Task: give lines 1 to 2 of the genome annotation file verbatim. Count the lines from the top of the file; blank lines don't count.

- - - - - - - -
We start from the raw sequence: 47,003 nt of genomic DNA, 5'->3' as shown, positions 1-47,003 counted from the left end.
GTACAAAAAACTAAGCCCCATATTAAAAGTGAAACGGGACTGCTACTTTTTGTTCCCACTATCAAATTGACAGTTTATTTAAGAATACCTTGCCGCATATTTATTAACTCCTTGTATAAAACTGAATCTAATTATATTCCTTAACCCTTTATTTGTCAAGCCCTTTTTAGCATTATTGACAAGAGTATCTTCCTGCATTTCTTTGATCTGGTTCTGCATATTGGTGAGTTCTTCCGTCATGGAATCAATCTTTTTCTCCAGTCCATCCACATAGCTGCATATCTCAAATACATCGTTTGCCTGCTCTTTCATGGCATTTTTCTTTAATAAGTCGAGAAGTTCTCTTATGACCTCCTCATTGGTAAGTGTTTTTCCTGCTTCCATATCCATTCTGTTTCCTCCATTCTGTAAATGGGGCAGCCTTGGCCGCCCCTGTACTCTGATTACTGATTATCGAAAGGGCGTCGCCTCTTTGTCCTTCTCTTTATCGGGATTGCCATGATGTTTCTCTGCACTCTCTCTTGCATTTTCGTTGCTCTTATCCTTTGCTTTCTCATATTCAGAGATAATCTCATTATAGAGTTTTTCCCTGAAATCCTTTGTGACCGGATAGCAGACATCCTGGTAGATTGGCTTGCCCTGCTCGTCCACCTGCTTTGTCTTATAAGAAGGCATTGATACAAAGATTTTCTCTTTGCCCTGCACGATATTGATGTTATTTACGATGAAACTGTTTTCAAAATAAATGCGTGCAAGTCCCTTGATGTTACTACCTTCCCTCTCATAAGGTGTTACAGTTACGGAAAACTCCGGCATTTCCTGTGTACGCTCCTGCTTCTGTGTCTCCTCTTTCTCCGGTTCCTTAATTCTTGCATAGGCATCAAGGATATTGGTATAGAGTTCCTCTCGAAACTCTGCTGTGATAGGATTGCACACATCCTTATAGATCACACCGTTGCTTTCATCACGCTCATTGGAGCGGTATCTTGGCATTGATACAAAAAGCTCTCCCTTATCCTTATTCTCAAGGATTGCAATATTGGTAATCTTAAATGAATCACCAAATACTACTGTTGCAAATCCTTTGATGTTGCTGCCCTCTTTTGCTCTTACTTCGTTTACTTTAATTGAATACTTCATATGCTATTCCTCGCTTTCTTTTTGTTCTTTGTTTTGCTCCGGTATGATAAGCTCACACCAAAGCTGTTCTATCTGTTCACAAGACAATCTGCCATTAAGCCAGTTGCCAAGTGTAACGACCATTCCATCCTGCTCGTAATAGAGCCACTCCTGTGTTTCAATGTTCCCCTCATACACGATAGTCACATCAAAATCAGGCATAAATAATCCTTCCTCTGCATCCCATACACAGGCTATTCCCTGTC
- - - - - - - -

We start from the raw sequence: 47,003 nt of genomic DNA, 5'->3' as shown, positions 1-47,003 counted from the left end.
GTACAAAAAACTAAGCCCCATATTAAAAGTGAAACGGGACTGCTACTTTTTGTTCCCACTATCAAATTGACAGTTTATTTAAGAATACCTTGCCGCATATTTATTAACTCCTTGTATAAAACTGAATCTAATTATATTCCTTAACCCTTTATTTGTCAAGCCCTTTTTAGCATTATTGACAAGAGTATCTTCCTGCATTTCTTTGATCTGGTTCTGCATATTGGTGAGTTCTTCCGTCATGGAATCAATCTTTTTCTCCAGTCCATCCACATAGCTGCATATCTCAAATACATCGTTTGCCTGCTCTTTCATGGCATTTTTCTTTAATAAGTCGAGAAGTTCTCTTATGACCTCCTCATTGGTAAGTGTTTTTCCTGCTTCCATATCCATTCTGTTTCCTCCATTCTGTAAATGGGGCAGCCTTGGCCGCCCCTGTACTCTGATTACTGATTATCGAAAGGGCGTCGCCTCTTTGTCCTTCTCTTTATCGGGATTGCCATGATGTTTCTCTGCACTCTCTCTTGCATTTTCGTTGCTCTTATCCTTTGCTTTCTCATATTCAGAGATAATCTCATTATAGAGTTTTTCCCTGAAATCCTTTGTGACCGGATAGCAGACATCCTGGTAGATTGGCTTGCCCTGCTCGTCCACCTGCTTTGTCTTATAAGAAGGCATTGATACAAAGATTTTCTCTTTGCCCTGCACGATATTGATGTTATTTACGATGAAACTGTTTTCAAAATAAATGCGTGCAAGTCCCTTGATGTTACTACCTTCCCTCTCATAAGGTGTTACAGTTACGGAAAACTCCGGCATTTCCTGTGTACGCTCCTGCTTCTGTGTCTCCTCTTTCTCCGGTTCCTTAATTCTTGCATAGGCATCAAGGATATTGGTATAGAGTTCCTCTCGAAACTCTGCTGTGATAGGATTGCACACATCCTTATAGATCACACCGTTGCTTTCATCACGCTCATTGGAGCGGTATCTTGGCATTGATACAAAAAGCTCTCCCTTATCCTTATTCTCAAGGATTGCAATATTGGTAATCTTAAATGAATCACCAAATACTACTGTTGCAAATCCTTTGATGTTGCTGCCCTCTTTTGCTCTTACTTCGTTTACTTTAATTGAATACTTCATATGCTATTCCTCGCTTTCTTTTTGTTCTTTGTTTTGCTCCGGTATGATAAGCTCACACCAAAGCTGTTCTATCTGTTCACAAGACAATCTGCCATTAAGCCAGTTGCCAAGTGTAACGACCATTCCATCCTGCTCGTAATAGAGCCACTCCTGTGTTTCAATGTTCCCCTCATACACGATAGTCACATCAAAATCAGGCATAAATAATCCTTCCTCTGCATCCCATACACAGGCTATTCCCTGTC